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How to run ROS on a System on Chip (SoC)?

asked 2020-03-19 03:43:12 -0500

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Hi all,

I'm hoping you can help me understand something.

I have a robotics application where size and cost is potentially a big constraint.

For lots of robots, single board computers can be very useful because we can install Linux on them and then ROS on top of that as the basis for the robots functionality. I'm wondering if it is possible to do the same using a system on chip? If so, how might I go about getting started with something like this?

I'm basically imagining that I would use some kind of development kit similar to the Nvidia Jetson Nano (https://www.nvidia.com/en-gb/autonomo...) to initially get into a chip, install Linux on it, install ROS on it and launch some ROS packages. With the chip working through the development kit, it would then be moved to a custom PCB on the robot for final usage.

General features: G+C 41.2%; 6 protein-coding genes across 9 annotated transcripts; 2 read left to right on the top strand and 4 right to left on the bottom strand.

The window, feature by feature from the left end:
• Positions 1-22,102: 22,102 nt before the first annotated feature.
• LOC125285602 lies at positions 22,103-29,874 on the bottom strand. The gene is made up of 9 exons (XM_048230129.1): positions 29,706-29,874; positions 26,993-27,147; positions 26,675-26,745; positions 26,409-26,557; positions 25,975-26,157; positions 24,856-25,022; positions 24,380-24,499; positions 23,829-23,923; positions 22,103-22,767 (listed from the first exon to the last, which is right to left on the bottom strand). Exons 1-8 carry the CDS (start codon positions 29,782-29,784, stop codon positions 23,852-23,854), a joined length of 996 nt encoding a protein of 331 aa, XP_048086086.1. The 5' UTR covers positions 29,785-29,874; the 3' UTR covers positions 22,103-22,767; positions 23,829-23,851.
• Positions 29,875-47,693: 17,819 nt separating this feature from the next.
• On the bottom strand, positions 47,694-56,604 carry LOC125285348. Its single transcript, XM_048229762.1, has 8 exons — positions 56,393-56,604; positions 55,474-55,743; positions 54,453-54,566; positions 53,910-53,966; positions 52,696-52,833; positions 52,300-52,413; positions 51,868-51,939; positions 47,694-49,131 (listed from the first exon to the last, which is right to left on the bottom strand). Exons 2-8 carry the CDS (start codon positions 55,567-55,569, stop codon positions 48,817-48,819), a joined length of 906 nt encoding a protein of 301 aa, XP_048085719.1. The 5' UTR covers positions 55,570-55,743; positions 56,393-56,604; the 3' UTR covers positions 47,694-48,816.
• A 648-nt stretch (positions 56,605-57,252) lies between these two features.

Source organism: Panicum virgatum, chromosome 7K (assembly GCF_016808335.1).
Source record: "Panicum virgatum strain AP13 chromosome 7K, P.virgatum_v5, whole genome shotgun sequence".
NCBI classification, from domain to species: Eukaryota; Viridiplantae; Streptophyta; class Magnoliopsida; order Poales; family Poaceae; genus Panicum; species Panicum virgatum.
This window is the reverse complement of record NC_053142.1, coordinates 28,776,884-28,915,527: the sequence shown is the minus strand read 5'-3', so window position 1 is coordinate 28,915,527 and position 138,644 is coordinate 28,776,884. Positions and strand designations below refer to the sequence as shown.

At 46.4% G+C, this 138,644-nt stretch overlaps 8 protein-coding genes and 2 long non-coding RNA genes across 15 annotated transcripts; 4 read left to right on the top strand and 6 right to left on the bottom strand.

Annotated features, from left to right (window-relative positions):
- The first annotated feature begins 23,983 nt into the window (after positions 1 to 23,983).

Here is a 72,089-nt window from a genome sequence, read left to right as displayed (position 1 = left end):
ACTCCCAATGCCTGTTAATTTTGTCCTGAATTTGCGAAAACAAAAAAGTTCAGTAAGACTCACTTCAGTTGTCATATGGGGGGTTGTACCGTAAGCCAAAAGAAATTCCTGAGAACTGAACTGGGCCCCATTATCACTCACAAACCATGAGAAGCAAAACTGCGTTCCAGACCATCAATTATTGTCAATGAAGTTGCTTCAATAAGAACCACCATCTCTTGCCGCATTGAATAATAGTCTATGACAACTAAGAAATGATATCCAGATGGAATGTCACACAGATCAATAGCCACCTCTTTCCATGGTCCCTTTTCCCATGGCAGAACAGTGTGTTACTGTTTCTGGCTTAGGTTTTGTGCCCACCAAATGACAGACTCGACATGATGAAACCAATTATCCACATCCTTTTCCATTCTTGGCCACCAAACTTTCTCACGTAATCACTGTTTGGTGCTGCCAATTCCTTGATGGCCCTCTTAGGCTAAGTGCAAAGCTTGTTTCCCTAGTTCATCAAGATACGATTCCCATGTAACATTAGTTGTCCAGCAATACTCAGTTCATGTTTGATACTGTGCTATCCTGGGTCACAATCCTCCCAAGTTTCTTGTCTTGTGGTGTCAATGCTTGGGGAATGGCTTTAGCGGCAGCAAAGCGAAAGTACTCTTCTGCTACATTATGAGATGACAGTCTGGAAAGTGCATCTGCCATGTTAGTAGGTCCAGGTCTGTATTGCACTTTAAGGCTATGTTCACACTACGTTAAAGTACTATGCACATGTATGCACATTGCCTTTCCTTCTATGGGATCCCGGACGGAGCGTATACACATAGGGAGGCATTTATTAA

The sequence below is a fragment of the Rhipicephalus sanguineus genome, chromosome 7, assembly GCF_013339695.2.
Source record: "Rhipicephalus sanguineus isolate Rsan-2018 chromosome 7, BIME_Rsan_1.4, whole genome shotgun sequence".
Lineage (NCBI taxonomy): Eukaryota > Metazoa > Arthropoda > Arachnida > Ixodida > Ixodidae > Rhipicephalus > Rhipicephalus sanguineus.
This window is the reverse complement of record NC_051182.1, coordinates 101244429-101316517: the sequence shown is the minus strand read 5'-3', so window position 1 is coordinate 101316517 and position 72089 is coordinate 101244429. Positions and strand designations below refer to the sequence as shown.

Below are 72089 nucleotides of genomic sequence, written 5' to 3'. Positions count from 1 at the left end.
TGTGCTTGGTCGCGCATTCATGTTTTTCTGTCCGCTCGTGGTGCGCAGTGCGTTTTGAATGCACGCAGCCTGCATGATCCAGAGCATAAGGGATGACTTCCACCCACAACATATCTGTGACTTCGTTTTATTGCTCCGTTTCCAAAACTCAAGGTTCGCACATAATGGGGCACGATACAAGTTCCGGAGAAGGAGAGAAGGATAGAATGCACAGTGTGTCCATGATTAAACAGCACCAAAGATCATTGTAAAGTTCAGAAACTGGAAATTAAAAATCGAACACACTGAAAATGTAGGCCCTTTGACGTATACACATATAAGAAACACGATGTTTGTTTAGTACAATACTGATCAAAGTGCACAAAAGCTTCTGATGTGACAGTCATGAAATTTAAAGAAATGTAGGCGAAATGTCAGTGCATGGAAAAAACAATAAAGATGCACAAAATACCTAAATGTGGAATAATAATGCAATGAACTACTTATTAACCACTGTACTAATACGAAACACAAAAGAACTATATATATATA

I suppose I'm thinking of the way the Nvidia Jetson Nano development kit is used to develop software that is deployed onto a System on Module for production but something relevant to a small, inexpensive System on Chip.

Is this situation remotely realistic? I'm wondering if this rough approach might open up possibilities for making the electronics/computing hardware side of the robot really cheap and really small in size compared to using something like a Raspberry Pi or any other SBC.

As you may guess, I cannot currently claim any level of expertise in this area so any guidance would be appreciated!

Have a great day :)

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answered 2020-03-19 12:52:41 -0500

updated 2020-03-19 12:53:12 -0500

Yes, its realistic, and its also how about ~20% of my robots are built.

Jetson even comes with a custom flavor of Ubuntu installed that you're working with. You can just install ROS via the usual routes and be on your way. For something like an RPi, it depends on the OS, but if you're using a light Ubuntu or Ubuntu, you should be good to go. There's things like raspberian and there's some images out there with ROS pre-installed. Otherwise, you can still use it but will have to do a source build.

tl;dr: yes!

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Asked: 2020-03-19 03:43:12 -0500

Seen: 198 times

Last updated: Mar 19 '20